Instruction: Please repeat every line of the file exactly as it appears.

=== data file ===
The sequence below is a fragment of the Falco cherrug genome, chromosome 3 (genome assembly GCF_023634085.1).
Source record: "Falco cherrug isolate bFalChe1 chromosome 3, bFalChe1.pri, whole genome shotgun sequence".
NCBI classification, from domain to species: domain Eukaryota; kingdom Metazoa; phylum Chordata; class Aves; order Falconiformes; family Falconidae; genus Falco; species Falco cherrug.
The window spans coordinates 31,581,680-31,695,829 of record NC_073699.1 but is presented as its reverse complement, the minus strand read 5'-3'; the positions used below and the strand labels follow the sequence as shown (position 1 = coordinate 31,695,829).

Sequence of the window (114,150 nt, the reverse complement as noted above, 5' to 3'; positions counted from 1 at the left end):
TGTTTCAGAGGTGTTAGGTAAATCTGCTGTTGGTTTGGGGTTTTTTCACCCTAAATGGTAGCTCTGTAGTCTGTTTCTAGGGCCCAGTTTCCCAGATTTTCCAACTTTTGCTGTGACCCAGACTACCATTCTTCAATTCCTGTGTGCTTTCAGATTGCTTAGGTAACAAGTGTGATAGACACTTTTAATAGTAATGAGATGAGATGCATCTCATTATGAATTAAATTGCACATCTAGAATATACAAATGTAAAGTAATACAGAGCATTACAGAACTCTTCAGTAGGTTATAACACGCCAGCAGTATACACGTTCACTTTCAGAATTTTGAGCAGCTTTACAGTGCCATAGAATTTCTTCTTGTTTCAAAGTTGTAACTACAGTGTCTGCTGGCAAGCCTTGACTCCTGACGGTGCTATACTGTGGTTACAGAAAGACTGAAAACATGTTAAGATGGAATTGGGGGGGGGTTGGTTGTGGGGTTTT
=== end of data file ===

The sequence below is a fragment of the Falco cherrug genome, chromosome 3 (genome assembly GCF_023634085.1).
Source record: "Falco cherrug isolate bFalChe1 chromosome 3, bFalChe1.pri, whole genome shotgun sequence".
NCBI classification, from domain to species: domain Eukaryota; kingdom Metazoa; phylum Chordata; class Aves; order Falconiformes; family Falconidae; genus Falco; species Falco cherrug.
The window spans coordinates 31,581,680-31,695,829 of record NC_073699.1 but is presented as its reverse complement, the minus strand read 5'-3'; the positions used below and the strand labels follow the sequence as shown (position 1 = coordinate 31,695,829).

Sequence of the window (114,150 nt, the reverse complement as noted above, 5' to 3'; positions counted from 1 at the left end):
TGTTTCAGAGGTGTTAGGTAAATCTGCTGTTGGTTTGGGGTTTTTTCACCCTAAATGGTAGCTCTGTAGTCTGTTTCTAGGGCCCAGTTTCCCAGATTTTCCAACTTTTGCTGTGACCCAGACTACCATTCTTCAATTCCTGTGTGCTTTCAGATTGCTTAGGTAACAAGTGTGATAGACACTTTTAATAGTAATGAGATGAGATGCATCTCATTATGAATTAAATTGCACATCTAGAATATACAAATGTAAAGTAATACAGAGCATTACAGAACTCTTCAGTAGGTTATAACACGCCAGCAGTATACACGTTCACTTTCAGAATTTTGAGCAGCTTTACAGTGCCATAGAATTTCTTCTTGTTTCAAAGTTGTAACTACAGTGTCTGCTGGCAAGCCTTGACTCCTGACGGTGCTATACTGTGGTTACAGAAAGACTGAAAACATGTTAAGATGGAATTGGGGGGGGGTTGGTTGTGGGGTTTT